Ringing In the New Year With Bumpers For All

Time Log:  Year:  2017/ Day:  1/   Mantra Learned:  Bumpers For ALL!

As a family we rang in 2017 in our new home, in a new city, in the new state that we now reside.  Spirits were high although exhausted from the move.  Kids appeared to be acclimating well and we were anxious to explore our new town.

Image Courtesy of Freedigitalphotos.net

Image Courtesy of Freedigitalphotos.net

On New Years Day we decided to go bowling.  It seemed like a great opportunity to learn more about the locals, get a taste of the downtown area, meander past the shops… and most of all have FUN.

 

So, there we are fitting-on our funny shoes, testing ball size and weights, entering names into the computer to keep score.  At first things were going well.  We were laughing as we threw gutter ball after gutter ball, fist- bumping the person who actually knocked down a few pins and in awe of the occasional spare or strike.

Image Courtesy of Freedigitalphotos.net

Image Courtesy of Freedigitalphotos.net

Then it happened.  The break-down of my oldest son.  From all accounts, it appeared as though he was frustrated with his bad bowling ability, declaring that “he didn’t want to do this anymore”, ripping the clown shoes off of his feet and stomping away in anger.  Hesitantly we gave him a moment to cool down, assuming he would return eager and ready to play again.

This did not happen, and, in fact when we forced him to return from the arcade and “be a part of the family, damn it!”, he broke down crying.  We ensured that the bumpers would go up when it was his turn, but that only caused more anger.  In the middle of the alley with other happy, jovial families surrounding our bad parenting moment, he cried harder… making it impossible to mask our mistake.

As the mother, I glanced around wondering what type of impression I was making on my “soon to be” new neighbors.  As my husband glanced around, he gauged the cost of the activity and the “money wasted” if Jack did not continue to play.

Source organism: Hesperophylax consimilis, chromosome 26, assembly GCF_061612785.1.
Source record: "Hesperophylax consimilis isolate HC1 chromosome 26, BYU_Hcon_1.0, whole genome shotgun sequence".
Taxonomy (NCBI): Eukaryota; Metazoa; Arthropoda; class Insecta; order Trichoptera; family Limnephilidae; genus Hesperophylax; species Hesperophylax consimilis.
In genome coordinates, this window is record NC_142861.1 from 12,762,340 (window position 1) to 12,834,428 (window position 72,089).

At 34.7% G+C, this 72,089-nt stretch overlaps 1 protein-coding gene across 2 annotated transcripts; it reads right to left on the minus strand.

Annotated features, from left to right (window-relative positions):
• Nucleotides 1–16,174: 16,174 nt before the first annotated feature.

Image Courtesy of Freedigitalphotos.net

Image Courtesy of Freedigitalphotos.net

We soon came to find out that as Jack glanced around minutes earlier, it was not his score or the amount of gutter balls that gave him pause,  but rather the companionship of friends that he missed.  It had hit him all at once, watching other peoples friends engage in nachos, pizza and laughter.  He had just moved away from everyone he knew… every connection that had defined his life… every friend he had made thus far.

When we had the bumpers “go up” on his turn it only solidified in his mind how different he was from everyone else in that bowling alley that day. Not in ability or strength, but in loneliness, separation and fear.

Later we processed through his feelings together and, although it was sad and overwhelming him with anxiety, he worked through it.  He told us that the bumpers should have been up for everyone.  He continued by saying that he had not expected his emotions of “the move” to get the better of him that day.  His intention was to have fun, just as we had set out to do… but things pop up… things trigger us… and it cannot be controlled.  Perhaps if the bumpers had been up for everyone, it may have cushioned the blow a little bit.

Fast forward a week later, as we sat down to a long and grueling game of RISK.  The participants ranged from an avid player, a 10 year old and a mother with very little interest  (yes, that was me).  As Jack and my husband discussed how detailed the rules should be (which would have clearly been way over the head of our 10 year old, as well as mine), I looked across the table and said “Bumpers for all, right?”

They both looked at me quizzically at first and then they smiled.  “Bumpers for all!”  they exclaimed as they adjusted the rules.   This made the game easier for the youngest player, more palatable to me and helped us all achieve our initial intention… to have FUN.

Image Courtesy of Freedigitalphotos.net

Image Courtesy of Freedigitalphotos.net

As we unpack each box and recreate a new life, we are doing it together. We are all we have for each other right now.  Eventually new friends will be made and the concept of “transition” will be in the past.  There will be moments that trigger each individual in the realization of what they have lost in “the move”.  These moments will take us by surprise and cannot be controlled, yet as parents we must prepare for the eventual breakdowns and ensure that the bumpers are up for us all!  After all, we are not alone in this experience and no one needs reminders as to how different and unfamiliar they may feel.

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